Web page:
Showed a whole bunch of videos, including political mash-ups, the SXSW Interactive mash-up we did last year with Josh Leo, Steve Garfield and others, and the JetBlue CEO apology on YouTube. Wide range of views about that, though most of the audience members (marketing managers, new media execs, et al.) seemed to think it was a net positive. Mentioned PodTech as a good way to check in on what’s happening with video in the enterprise.
Tried to cover a lot of ground, including video hosting options like Blip.tv and Ourmedia, pointing out new technologies like SpinXpress and SplashCast, different forms of grassroots video — webisodes like AskaNinja and Goodnight Burbank, mashups, stop-motion photography, citizen journalism, animation, music videos, screencasts, digital storytelling and more. Also showed off Ourmedia’s Personal Media Learning Center, the podsafe music resource the Open Media Directory, and Freevlog.
Zane Safrit blogged about the session here. One fellow, a frequent conference-goer, came up to me afterward and said, "That was the best presentation I’ve ever seen at a conference," so I think the interactivity with the audience members was valuable. Someone else asked about the software I used for the presentation. (Keynote, available on an Apple — much slicker than PowerPoint.) Alas, the presentation is far too big and was too long to put online.
A lot of great people here: David Parmet, Josh Hallett, Elisa Camahort, Chris Heuer, Howard Greenstein, Tom Foremski, Sandra Fransen of Intel, Leah Patten of the Century Council, and other interesting folks.
A few highlights:
A rep from Conduit showed off the free service, which has 6 million users and "lets you connect, engage and bond with employees or customers persistently via the browser."
David Weinberger gave a great keynote about Conversations, Blogs, Wikipedia and Authority. I did a quick video interview with him about his new book coming out in May, which I’ll post soon.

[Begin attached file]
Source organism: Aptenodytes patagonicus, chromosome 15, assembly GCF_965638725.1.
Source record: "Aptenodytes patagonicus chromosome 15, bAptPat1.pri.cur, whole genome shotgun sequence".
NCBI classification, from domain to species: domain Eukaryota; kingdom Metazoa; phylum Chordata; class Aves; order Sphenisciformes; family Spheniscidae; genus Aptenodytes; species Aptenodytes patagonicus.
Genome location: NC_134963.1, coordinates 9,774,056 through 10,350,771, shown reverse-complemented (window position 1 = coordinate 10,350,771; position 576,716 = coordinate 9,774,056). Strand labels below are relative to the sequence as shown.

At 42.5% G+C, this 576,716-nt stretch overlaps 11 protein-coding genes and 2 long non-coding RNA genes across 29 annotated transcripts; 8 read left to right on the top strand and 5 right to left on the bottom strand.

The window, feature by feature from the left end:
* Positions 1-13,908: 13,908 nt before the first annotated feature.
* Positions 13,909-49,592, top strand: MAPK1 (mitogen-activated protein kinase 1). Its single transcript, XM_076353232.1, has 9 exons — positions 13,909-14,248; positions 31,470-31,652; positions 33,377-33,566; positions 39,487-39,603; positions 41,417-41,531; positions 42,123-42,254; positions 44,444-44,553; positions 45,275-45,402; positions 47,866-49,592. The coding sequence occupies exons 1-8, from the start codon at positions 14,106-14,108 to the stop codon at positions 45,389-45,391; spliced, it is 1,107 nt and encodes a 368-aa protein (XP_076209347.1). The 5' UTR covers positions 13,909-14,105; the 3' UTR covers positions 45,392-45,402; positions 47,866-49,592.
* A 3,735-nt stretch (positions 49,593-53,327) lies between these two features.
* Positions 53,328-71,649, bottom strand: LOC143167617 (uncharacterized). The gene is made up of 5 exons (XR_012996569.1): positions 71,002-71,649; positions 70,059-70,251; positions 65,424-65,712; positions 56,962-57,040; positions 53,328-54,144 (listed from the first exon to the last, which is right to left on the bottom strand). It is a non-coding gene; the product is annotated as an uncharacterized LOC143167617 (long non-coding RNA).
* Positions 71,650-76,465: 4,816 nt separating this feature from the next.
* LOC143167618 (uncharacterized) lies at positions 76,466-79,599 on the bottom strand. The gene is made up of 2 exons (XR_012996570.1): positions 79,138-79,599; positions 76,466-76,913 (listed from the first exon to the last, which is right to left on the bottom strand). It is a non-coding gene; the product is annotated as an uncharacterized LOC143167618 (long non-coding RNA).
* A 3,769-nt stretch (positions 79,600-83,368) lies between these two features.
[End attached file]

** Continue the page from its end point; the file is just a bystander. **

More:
Paul Gillin, a consultant and former computer magazine editor, gave a talk on the New Influencers. He offered a dire forecast for most newspapers. "In 10-25 years you’ll see the collapse of most metropolitan newspapers in the United States. … I don’t think small metro papers have any future." But he sees hope for smaller papers. "I think this will be a great time for small newspapers. There will be a boon in community publishing."
One key slide:
The new journalism
• Based on aggregation, iteration
• Ditched the archival model; disruptive change of approach
• Facts are a commodity, many voices
• Editor becomes aggregator
• News contributed by network of freelancers, citizens.
"You don’t need a staff," he said at one point, which is an exaggeration of what’s happening here. In the future, "the editor will be an aggregator."
He pointed out that USA Today is one of the few major newspaper sites that links offsite and may well be the first publication to incorporate reader comments on articles.
Some mind-blowing factoids from Gillin:
- Craigslist, with 23 staffers, is the fifth most trafficked site on the web.
- Digg, which launched in Dec. 2004 and now has 15 staffers, is the 74th most popular site on the Web and recently passed the New York Times in traffic.
David Strom said Bloglines and My Yahoo were better RSS readers than Google Reader. Flurry sends you SMS alerts on your phone. Other snippets: A podcast site like Slapcast.com can create RSS feeds for you … there’s DIY software like FeedforAll … the iTunes feed you create is read by iTunes only (in case you didn’t know that).
I created a delicious page of links about social media and grassroots media at del.icio.us/newcomm.
Later: The conference was held at the Venetian, an amazing venue, though could have done without the half-mile trek from my room to the meeting rooms. The layout of the place is so convoluted — not unlike the puzzling walkways of Venice — that I had to ask directions to my room twice, and couldn’t get there without taking two elevators. David Weinberger relates his experience here.
JD Lasica is founder of Socialmedia.biz. We work with large and mid-size businesses and organizations on social media strategies and optimizing your online presence. Contact JD by email, follow him on Twitter and Google Plus or leave a comment below.